How to Effectively use Buzzwords in Your Marketing Copy
We live in a world of acronyms and quickly changing technology, and you may or may not know what they are. Buzzwords range from helpful to irritating and some just don’t make sense. Here are a few of those head scratchers:
- “Link Juice”
- Social Cleansing
- Bing Bopping
So, what’s the problem with using these silly phrases, even if you are one of the 1% who knows what they mean? The problem is that no one else does. Ask first if these buzzwords are necessary to communicate your point to potential listeners, or do they get in the way of clear communication?
That said, there are a few terms that come in handy from time to time. Saying Search Engine Optimization over and over again does not sound less stuffy than it’s abbreviation, SEO. But if you’re only saying it once, and it’s to your 6-year-old niece, doesn’t it make more sense to just say Return On Investment?
Buzzwords are not limited to the scrambled code of tech market lingo, though. Especially when we’re trying to be clear and concise, we can often fall back on an overused list of safe words. Check out this list of the top ten most overused buzzwords of 2011, as reported by LinkedIn:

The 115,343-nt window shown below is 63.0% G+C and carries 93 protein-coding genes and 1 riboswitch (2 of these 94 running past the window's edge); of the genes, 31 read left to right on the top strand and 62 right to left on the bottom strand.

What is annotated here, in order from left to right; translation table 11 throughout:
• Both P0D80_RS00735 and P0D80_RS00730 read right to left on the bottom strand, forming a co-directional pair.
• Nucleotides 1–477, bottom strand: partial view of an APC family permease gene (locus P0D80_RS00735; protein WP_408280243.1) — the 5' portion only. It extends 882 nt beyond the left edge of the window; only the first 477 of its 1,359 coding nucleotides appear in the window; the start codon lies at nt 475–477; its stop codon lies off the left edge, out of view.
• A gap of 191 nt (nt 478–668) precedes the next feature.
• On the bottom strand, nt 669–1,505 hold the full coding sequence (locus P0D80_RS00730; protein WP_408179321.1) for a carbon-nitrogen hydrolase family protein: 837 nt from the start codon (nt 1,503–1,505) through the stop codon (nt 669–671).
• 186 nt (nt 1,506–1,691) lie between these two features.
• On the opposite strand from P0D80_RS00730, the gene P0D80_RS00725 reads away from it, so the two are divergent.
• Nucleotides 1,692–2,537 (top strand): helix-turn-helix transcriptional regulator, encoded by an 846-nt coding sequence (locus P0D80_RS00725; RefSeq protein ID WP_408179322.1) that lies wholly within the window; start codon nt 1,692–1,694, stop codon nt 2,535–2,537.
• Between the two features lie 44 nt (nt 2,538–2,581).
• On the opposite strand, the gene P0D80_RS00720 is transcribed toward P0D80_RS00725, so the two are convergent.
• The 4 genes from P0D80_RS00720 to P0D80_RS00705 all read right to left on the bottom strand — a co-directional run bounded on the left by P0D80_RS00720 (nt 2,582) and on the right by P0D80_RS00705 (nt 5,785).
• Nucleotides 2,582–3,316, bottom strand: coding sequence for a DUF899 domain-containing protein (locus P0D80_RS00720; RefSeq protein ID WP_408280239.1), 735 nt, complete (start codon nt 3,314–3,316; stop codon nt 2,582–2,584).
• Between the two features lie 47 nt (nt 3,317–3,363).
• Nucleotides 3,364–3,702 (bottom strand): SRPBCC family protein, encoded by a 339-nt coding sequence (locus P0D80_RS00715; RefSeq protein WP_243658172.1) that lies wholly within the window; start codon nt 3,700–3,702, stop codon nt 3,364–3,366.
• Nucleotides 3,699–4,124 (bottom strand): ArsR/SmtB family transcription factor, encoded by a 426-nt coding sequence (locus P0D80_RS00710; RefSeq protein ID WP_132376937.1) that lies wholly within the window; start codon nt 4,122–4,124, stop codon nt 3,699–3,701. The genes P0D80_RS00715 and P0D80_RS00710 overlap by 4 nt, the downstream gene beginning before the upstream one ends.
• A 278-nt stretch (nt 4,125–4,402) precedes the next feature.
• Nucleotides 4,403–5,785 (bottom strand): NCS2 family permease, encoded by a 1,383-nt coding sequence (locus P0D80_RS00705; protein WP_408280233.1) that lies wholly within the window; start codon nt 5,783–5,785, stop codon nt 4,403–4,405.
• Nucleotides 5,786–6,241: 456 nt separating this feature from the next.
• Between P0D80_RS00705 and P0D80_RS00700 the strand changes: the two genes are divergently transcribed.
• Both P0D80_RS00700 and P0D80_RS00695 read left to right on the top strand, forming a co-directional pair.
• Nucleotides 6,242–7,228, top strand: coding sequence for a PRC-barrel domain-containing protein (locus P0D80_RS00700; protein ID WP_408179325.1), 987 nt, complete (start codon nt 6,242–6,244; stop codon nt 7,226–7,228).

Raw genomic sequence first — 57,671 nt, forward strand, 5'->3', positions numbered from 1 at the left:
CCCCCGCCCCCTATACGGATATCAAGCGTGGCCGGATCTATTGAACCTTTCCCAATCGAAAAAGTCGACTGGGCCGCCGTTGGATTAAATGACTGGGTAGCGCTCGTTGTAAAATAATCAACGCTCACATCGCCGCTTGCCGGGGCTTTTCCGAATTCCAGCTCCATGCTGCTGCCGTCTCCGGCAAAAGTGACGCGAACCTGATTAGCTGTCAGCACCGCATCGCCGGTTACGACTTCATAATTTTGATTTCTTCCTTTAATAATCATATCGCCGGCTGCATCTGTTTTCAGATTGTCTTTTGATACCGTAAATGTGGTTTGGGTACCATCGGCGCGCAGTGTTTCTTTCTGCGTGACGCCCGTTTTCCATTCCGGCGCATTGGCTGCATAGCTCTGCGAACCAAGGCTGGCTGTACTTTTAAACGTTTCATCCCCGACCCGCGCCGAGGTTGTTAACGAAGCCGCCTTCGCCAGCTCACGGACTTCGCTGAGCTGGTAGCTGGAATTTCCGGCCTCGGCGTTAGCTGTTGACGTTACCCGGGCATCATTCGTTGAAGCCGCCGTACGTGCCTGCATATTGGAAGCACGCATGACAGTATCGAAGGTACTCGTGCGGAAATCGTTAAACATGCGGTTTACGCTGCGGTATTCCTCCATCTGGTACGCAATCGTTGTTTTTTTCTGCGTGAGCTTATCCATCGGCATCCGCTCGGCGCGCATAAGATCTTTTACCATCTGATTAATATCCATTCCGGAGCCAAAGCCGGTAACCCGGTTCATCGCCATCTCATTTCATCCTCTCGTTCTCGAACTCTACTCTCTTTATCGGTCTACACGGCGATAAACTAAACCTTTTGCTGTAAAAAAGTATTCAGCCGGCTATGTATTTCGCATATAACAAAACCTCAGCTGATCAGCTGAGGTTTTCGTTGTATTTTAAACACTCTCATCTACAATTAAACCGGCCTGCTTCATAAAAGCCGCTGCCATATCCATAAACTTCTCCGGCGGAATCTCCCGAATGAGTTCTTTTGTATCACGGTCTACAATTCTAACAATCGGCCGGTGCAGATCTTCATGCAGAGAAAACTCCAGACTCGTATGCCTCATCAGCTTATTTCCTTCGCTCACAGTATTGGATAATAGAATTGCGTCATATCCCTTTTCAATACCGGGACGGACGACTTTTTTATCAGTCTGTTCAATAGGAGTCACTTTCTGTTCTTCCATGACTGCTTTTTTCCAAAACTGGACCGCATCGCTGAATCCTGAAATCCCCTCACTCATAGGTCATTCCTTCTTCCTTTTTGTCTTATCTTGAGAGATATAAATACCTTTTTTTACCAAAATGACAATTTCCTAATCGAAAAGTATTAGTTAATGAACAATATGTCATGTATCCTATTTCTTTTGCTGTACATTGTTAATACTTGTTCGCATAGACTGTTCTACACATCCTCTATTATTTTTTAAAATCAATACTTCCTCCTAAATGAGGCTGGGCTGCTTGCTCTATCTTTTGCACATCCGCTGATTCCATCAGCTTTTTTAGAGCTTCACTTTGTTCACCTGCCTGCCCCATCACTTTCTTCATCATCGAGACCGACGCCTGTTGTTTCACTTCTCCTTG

- Extensive experience
- Track record
- Problem solving
- Communication skills
Aren’t we all?
It’s important to steer clear of trite phrases as much as niche jive–and for the same reason: So that what you’re saying actually means something to your listener. There are certain wonderful descriptions that we’ve all become numb to, like “jet black” and “ice cold”–phrases we’ve heard our whole lives, and have ceased to describe a special kind of darkness or unusually frigid night.
All of this is to say, who is your audience? If you’re talking to a room of marketing gurus, they’re going to know what a gui is. Likewise, if you’re talking to a room of sixth graders, words like “creative” and “dynamic” could be really inspiring. Chances are, though, that you’re communicating with a lot of people in the middle. People who are over hearing about your problem solving track record, but who just might not know whether neuromarketing is just another meaningless phrase or something they should really be terrified of. Chances are, you’re one of those people, too.
The bottom line – know your audience, communicate in the most concise fashion possible, and don’t be a buzzword toting d-bag.